>>>>>>Michael Behe, where he was forced to admit that the way he wanted to redefine 'theory', in the scientific sense, so that included ID, would also seem to indicate that astrology was a scientific theory. <<<<<<

Michael Behe was just speaking for Michael Behe.

Some parts of evolution theory are no better supported than astrology. IMO the courts should declare the evolution controversy to be non-justiciable. It is like the question of how many angels can dance on the head of a pin.

Sunday, September 14, 2008 6:44:00 PM  
Anonymous Anonymous said...

>>>Ah, right, so we should spend time teaching kids that Darwinism is utter nonsense, and say, "by the way, this is utter nonsense," if the Darwinists shout loudly enough that Darwinism should be taught.<<<

No, we should study the evidence and apply the scientific method - which results in what you call 'Darwinism' being taught.

>>>BTW, you folks who think that Darwinism should be taught dogmatically are in a small minority, so you are the ones who are arrogantly demanding special treatment.<<<

See above.

>>>That is just a straw man argument. What in the hell does the adamancy of belief have to do with this?<<<

Well, sorry, but you're the one who seems to think it does, so you tell me.

>>>And show me where on the Internet there are big debates over the validity of flat earth theory, geocentrism, alchemy, astrology, etc..<<<

Flat earth - http://www.alaska.net/~clund/e_djublonskopf/Flatearthsociety.htm

Geocentrism - http://www.fixedearth.com/

Alchemy (in it's modern form) - http://www.crystalinks.com/alchemye.html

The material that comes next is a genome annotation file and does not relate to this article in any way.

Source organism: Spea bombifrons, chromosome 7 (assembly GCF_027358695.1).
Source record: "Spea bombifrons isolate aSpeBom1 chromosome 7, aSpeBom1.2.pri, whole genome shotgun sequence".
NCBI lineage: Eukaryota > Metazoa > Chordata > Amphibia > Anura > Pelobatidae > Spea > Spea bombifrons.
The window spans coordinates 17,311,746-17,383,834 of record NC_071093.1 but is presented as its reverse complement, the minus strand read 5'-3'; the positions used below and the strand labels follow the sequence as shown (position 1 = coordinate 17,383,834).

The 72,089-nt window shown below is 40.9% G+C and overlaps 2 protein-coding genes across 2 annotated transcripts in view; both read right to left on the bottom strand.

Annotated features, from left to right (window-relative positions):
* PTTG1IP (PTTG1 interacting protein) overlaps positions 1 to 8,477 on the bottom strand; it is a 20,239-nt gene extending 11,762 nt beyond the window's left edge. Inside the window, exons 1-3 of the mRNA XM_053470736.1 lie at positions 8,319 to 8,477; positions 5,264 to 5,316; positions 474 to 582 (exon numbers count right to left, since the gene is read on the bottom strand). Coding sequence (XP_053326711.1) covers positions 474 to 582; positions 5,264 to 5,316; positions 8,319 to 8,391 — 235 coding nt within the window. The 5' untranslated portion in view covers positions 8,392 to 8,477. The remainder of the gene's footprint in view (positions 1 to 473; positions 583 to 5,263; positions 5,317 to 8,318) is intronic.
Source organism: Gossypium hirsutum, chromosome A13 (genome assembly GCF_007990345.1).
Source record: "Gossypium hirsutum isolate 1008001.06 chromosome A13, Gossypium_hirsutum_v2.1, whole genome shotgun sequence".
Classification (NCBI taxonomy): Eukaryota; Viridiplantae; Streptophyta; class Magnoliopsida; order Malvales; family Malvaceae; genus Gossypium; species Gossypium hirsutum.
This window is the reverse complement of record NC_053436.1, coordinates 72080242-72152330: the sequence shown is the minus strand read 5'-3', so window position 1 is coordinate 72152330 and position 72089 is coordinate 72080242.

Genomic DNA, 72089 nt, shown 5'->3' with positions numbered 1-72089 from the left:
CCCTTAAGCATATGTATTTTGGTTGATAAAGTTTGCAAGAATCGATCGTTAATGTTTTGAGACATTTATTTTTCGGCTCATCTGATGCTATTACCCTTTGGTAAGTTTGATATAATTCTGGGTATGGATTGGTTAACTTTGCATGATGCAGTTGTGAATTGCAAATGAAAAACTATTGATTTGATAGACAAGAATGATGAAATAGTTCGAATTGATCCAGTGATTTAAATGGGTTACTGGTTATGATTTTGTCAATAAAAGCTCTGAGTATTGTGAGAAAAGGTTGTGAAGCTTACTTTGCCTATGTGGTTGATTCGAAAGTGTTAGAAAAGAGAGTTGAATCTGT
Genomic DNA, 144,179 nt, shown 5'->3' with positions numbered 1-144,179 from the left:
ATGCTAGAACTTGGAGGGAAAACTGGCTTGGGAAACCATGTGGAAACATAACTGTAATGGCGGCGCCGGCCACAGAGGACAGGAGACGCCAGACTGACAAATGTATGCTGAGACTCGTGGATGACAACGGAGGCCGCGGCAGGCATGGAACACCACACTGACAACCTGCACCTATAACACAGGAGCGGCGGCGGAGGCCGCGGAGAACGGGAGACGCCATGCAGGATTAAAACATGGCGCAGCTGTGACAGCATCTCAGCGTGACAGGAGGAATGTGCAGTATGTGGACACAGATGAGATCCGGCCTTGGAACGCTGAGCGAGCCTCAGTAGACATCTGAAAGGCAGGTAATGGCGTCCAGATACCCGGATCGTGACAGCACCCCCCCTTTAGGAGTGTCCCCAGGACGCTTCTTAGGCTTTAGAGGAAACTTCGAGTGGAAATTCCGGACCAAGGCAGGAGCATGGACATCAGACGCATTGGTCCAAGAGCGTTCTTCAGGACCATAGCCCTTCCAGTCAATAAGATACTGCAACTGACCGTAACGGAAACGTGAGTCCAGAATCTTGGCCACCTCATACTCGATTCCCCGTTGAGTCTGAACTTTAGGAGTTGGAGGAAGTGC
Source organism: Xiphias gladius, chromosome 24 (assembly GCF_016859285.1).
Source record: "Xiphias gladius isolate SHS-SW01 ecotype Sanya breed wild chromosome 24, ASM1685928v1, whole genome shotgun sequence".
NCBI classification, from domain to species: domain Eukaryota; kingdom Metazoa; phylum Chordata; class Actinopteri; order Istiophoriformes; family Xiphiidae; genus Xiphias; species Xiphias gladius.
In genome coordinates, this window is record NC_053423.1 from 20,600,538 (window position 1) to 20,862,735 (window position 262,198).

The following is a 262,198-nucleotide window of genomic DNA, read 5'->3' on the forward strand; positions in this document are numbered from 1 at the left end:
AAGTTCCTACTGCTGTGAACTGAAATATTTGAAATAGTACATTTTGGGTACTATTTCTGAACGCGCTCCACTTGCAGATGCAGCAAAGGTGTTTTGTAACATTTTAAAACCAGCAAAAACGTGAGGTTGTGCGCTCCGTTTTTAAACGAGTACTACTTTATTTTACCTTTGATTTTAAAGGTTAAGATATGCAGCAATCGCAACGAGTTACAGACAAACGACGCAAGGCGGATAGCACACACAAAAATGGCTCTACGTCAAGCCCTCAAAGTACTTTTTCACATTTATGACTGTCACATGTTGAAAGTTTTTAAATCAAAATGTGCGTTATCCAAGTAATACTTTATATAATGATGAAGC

Astrology - consult any astrologist. They'll claim it's true.

>>>When and if the flat earthers, geocentrists, etc. get enough political clout to have their ideas seriously considered as subjects to be taught as science in the public schools, we can cross that bridge when we come to it. Meanwhile, I recommend that you attend a meeting of your local school board and tell them that if they try to teach flat earth theory, geocentrism, etc. as science, you are going to sue the living crap out of them.<<<

So what's so different about ID/creationism that I SHOULDN'T 'sue the living crap' out of the school board if they consider teaching that?

>>>Michael Behe was just speaking for Michael Behe.

Some parts of evolution theory are no better supported than astrology.<<<

Well, even if that were true, the 'weak' parts of evolution theory would be backed up by being completely consistent with the 'strong' parts, as well as being entirely consistent with what evidence there actually is. In addition, if you're referring to what I think you're referring to (the gaps in the fossil record), all the scientists are doing is going 'we have strong evidence that this happened in this evolutionary line, so a similar thing probably happened over in this one, and we have absolutely no evidence it did not'. Indeed, so successful have scientists been at doing this, on more than one occasion, they have predicted fossil evidence for certain organisms being found before it actually was.

>>>IMO the courts should declare the evolution controversy to be non-justiciable. It is like the question of how many angels can dance on the head of a pin.<<<

No, because we have scientific evidence of evolution. We do NOT have clear evidence that angels even exist, far less what size, shape, and dancing ability they have. Moreover, certain details need clarified on the question, such as what size of pin, as they actually come in different sizes. Similarly, we do NOT have any clear evidence of ID/creationism.